New exhibit ‘From the Trenches: The Great War in Sepia’ opens

World War I soldiers standing in trenches

This image is one of 55 on display from original glass-plate stereographic photographs in the Keystone View Company’s World War I Stereographic Views Collection.

A view into the humanity and tragedy of World War I through rare battlefield images comprises “From the Trenches: The Great War in Sepia,” a new exhibit located in the Eberly Family Special Collections Library, 103 Paterno Library. The exhibit will be on display through Friday, May 5.

“From the Trenches: The Great War in Sepia,” recognizes the centennial anniversary of America’s entry into the “Great War,” and captures the perspective of the common foot soldier. The images on display draw from more than 350 archived images taken from the original glass-plate stereographic photographs in the Keystone View Company’s World War I Stereographic Views Collection.

Also on display in the Special Collections Library are World War I patriotic recruitment posters digitally reproduced from the originals in the War Posters Collection. The posters highlight the significant role women played in supporting the Allied war effort and reveal the government’s skillful appropriation of the feminine ideal for wartime propaganda.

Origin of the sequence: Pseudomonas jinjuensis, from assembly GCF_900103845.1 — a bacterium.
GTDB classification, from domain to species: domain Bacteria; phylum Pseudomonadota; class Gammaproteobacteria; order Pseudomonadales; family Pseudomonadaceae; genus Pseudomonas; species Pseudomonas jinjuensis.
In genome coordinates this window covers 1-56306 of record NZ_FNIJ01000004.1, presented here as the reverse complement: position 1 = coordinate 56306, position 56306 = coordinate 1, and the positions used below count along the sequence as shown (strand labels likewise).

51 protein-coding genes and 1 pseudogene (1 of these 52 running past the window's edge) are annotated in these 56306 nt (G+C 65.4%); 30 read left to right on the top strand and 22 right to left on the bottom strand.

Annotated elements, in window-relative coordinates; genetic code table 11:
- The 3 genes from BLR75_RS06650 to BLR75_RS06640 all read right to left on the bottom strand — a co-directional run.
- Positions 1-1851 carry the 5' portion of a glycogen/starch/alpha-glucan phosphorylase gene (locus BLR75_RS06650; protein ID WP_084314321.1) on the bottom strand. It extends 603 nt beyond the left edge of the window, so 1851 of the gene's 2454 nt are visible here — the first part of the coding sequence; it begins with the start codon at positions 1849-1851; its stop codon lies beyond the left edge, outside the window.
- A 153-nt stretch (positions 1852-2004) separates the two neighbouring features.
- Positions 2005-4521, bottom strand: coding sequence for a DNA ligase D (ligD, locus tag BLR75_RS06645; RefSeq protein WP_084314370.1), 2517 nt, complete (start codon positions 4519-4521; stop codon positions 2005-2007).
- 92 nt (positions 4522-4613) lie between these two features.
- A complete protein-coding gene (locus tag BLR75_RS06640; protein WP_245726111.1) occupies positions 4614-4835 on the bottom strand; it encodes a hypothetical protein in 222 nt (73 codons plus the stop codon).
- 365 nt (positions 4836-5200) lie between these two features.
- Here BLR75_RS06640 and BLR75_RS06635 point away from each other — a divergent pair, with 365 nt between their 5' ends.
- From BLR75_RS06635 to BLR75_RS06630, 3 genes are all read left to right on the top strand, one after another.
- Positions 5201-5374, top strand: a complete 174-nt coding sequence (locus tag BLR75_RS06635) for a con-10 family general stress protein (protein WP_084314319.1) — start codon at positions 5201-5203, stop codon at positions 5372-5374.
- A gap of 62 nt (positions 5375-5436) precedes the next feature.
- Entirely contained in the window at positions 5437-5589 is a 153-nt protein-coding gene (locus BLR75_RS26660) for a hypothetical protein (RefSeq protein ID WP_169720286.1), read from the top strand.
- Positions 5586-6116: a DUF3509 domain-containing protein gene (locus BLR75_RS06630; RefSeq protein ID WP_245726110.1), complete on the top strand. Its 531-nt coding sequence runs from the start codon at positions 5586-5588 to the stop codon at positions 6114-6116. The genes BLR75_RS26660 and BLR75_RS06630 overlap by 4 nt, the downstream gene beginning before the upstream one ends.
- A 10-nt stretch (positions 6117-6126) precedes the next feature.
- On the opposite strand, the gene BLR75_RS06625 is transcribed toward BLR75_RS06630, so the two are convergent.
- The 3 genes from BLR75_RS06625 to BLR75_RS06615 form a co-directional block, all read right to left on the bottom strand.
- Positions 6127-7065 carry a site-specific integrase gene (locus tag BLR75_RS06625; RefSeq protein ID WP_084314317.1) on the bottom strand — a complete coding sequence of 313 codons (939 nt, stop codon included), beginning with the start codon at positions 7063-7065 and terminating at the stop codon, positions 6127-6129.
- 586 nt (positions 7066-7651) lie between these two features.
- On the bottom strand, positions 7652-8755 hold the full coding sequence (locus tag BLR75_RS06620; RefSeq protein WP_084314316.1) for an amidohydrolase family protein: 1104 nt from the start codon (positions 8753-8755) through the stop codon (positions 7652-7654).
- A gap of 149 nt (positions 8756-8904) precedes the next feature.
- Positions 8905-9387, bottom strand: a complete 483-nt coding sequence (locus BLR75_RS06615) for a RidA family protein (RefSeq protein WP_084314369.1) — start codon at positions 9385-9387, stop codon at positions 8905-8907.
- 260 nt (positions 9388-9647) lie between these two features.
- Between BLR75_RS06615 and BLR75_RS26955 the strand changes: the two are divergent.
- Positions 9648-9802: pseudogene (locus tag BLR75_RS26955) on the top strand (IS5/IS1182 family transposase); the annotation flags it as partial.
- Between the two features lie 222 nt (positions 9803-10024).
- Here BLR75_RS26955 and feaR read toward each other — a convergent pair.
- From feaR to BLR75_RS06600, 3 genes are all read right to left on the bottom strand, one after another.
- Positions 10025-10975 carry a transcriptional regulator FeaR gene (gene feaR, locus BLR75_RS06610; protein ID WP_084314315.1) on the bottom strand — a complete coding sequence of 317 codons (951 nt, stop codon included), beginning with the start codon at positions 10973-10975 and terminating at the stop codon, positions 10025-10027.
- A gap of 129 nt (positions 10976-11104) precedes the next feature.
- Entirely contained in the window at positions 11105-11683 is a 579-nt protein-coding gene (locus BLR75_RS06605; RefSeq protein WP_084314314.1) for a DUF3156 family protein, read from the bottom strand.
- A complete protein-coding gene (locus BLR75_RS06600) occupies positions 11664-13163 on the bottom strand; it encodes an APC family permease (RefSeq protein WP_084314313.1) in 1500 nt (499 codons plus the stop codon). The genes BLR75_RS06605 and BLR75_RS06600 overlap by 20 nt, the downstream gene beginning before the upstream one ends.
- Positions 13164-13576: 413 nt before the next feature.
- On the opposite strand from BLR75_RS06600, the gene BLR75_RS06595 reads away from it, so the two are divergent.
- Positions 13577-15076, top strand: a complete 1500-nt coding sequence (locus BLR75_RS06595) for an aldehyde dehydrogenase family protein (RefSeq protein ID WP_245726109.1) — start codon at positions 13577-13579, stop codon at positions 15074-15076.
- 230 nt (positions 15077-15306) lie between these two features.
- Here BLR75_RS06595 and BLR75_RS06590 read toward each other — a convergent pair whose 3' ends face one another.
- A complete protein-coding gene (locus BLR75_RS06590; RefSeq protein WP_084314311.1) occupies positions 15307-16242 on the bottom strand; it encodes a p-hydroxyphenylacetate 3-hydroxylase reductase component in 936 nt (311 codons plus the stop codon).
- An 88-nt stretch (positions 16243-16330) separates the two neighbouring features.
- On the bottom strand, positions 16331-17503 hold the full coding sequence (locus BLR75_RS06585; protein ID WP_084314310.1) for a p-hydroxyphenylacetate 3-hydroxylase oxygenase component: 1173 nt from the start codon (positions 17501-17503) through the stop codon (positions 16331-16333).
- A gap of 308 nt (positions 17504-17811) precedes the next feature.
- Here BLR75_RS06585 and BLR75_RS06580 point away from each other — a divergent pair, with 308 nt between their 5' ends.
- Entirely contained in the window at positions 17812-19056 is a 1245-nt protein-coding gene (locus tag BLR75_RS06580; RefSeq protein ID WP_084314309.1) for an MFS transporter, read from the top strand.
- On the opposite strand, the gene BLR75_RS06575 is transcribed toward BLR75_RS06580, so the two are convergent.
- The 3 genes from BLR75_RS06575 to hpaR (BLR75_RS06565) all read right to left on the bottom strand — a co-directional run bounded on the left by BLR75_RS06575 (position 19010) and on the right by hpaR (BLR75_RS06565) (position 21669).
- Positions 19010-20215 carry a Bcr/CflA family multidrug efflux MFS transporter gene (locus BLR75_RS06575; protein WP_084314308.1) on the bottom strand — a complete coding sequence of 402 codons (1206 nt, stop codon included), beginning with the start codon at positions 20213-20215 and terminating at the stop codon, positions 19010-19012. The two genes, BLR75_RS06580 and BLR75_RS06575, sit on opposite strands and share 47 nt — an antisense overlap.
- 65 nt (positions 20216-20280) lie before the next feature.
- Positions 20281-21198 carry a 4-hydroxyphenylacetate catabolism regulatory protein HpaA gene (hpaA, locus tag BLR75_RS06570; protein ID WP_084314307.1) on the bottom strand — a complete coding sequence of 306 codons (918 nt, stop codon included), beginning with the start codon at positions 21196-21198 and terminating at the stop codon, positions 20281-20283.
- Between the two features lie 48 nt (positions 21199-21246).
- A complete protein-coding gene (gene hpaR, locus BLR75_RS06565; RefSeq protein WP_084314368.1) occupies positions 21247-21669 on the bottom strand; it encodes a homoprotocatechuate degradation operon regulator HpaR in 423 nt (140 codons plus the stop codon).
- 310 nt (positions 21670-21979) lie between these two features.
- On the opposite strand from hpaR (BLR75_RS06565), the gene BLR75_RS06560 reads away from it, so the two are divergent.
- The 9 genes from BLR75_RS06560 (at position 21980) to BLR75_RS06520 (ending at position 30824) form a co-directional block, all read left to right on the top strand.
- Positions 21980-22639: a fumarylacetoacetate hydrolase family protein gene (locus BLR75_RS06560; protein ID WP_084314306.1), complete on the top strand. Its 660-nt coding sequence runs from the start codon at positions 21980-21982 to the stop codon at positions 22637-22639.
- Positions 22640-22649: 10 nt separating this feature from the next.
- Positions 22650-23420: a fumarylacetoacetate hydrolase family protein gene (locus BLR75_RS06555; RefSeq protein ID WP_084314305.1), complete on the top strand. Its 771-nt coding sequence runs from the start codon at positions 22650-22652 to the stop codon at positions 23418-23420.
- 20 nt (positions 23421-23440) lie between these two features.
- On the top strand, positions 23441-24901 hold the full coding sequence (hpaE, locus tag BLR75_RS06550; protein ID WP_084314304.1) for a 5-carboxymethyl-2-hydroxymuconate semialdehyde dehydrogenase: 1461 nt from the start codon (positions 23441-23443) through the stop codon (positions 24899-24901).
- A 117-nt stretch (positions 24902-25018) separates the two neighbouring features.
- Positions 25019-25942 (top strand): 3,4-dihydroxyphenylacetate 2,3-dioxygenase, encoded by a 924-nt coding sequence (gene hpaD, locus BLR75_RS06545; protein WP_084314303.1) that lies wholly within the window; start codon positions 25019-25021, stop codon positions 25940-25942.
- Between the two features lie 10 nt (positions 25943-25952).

The full article is available on the Penn State News website.

2 thoughts on “New exhibit ‘From the Trenches: The Great War in Sepia’ opens

  1. James Quigel

    Hi, Chris. I am responding as the curator for this exhibit. I could not gain access to view any of the images held by the Sactuary Wood Museum, Hill 62 Zillebeke. But the archived images contained within our own Keystone View Company WWI set were most likely derived from many different sources and repositories. It is not beyond the realm of possibility that “our” set could duplicate or be derivative of some of the images held by other repositories/archives in Europe. It is unlikely that the Sanctuary Wood Museum would hold an exact set of the 350+ images we have The Keystone View Company was in the business of marketing the World War I glassplate stereoviews for educational use so there could be other sets out there as well. That’s the best I can answer in response to your question

  2. Chris Everaert

    Are these the same images that are on display at the Sanctuary Wood Museum – Hill 62 Zillebeke?

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